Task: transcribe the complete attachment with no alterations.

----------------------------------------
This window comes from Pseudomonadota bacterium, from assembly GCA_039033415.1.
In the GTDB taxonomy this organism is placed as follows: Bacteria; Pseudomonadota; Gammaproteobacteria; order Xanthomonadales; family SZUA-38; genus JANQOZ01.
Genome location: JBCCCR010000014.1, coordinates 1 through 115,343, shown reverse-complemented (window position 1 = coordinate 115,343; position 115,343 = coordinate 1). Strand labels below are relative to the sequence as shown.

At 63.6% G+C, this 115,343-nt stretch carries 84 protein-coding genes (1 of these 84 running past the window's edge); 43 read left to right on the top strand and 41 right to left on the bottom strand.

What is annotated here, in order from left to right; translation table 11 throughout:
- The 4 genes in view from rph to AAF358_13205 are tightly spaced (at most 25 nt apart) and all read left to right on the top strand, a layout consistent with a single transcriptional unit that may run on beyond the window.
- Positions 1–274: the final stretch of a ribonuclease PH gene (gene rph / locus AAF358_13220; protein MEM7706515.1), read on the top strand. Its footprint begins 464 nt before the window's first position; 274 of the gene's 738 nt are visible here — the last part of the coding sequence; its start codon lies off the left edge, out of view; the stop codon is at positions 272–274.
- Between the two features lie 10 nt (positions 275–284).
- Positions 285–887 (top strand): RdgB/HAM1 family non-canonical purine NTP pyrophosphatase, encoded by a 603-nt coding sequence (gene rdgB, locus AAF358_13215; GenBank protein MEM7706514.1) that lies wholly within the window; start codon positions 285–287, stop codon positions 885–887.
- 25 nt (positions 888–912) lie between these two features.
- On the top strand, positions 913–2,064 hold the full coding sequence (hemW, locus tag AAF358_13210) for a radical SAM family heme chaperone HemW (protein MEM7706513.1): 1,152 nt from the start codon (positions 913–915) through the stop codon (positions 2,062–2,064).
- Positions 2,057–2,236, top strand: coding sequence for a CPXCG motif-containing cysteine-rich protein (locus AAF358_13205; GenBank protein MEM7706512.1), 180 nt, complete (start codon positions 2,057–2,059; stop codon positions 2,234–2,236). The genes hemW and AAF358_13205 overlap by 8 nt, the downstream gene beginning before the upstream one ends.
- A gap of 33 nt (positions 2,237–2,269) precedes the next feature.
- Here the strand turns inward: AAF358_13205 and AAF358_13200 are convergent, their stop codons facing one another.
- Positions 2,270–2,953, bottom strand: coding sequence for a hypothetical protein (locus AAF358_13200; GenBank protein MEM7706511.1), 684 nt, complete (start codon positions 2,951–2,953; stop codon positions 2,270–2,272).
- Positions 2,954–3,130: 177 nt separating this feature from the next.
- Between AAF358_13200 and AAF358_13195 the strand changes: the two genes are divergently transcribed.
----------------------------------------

This window comes from Pseudomonadota bacterium, from assembly GCA_039033415.1.
In the GTDB taxonomy this organism is placed as follows: Bacteria; Pseudomonadota; Gammaproteobacteria; order Xanthomonadales; family SZUA-38; genus JANQOZ01.
Genome location: JBCCCR010000014.1, coordinates 1 through 115,343, shown reverse-complemented (window position 1 = coordinate 115,343; position 115,343 = coordinate 1). Strand labels below are relative to the sequence as shown.

At 63.6% G+C, this 115,343-nt stretch carries 84 protein-coding genes (1 of these 84 running past the window's edge); 43 read left to right on the top strand and 41 right to left on the bottom strand.

What is annotated here, in order from left to right; translation table 11 throughout:
- The 4 genes in view from rph to AAF358_13205 are tightly spaced (at most 25 nt apart) and all read left to right on the top strand, a layout consistent with a single transcriptional unit that may run on beyond the window.
- Positions 1–274: the final stretch of a ribonuclease PH gene (gene rph / locus AAF358_13220; protein MEM7706515.1), read on the top strand. Its footprint begins 464 nt before the window's first position; 274 of the gene's 738 nt are visible here — the last part of the coding sequence; its start codon lies off the left edge, out of view; the stop codon is at positions 272–274.
- Between the two features lie 10 nt (positions 275–284).
- Positions 285–887 (top strand): RdgB/HAM1 family non-canonical purine NTP pyrophosphatase, encoded by a 603-nt coding sequence (gene rdgB, locus AAF358_13215; GenBank protein MEM7706514.1) that lies wholly within the window; start codon positions 285–287, stop codon positions 885–887.
- 25 nt (positions 888–912) lie between these two features.
- On the top strand, positions 913–2,064 hold the full coding sequence (hemW, locus tag AAF358_13210) for a radical SAM family heme chaperone HemW (protein MEM7706513.1): 1,152 nt from the start codon (positions 913–915) through the stop codon (positions 2,062–2,064).
- Positions 2,057–2,236, top strand: coding sequence for a CPXCG motif-containing cysteine-rich protein (locus AAF358_13205; GenBank protein MEM7706512.1), 180 nt, complete (start codon positions 2,057–2,059; stop codon positions 2,234–2,236). The genes hemW and AAF358_13205 overlap by 8 nt, the downstream gene beginning before the upstream one ends.
- A gap of 33 nt (positions 2,237–2,269) precedes the next feature.
- Here the strand turns inward: AAF358_13205 and AAF358_13200 are convergent, their stop codons facing one another.
- Positions 2,270–2,953, bottom strand: coding sequence for a hypothetical protein (locus AAF358_13200; GenBank protein MEM7706511.1), 684 nt, complete (start codon positions 2,951–2,953; stop codon positions 2,270–2,272).
- Positions 2,954–3,130: 177 nt separating this feature from the next.
- Between AAF358_13200 and AAF358_13195 the strand changes: the two genes are divergently transcribed.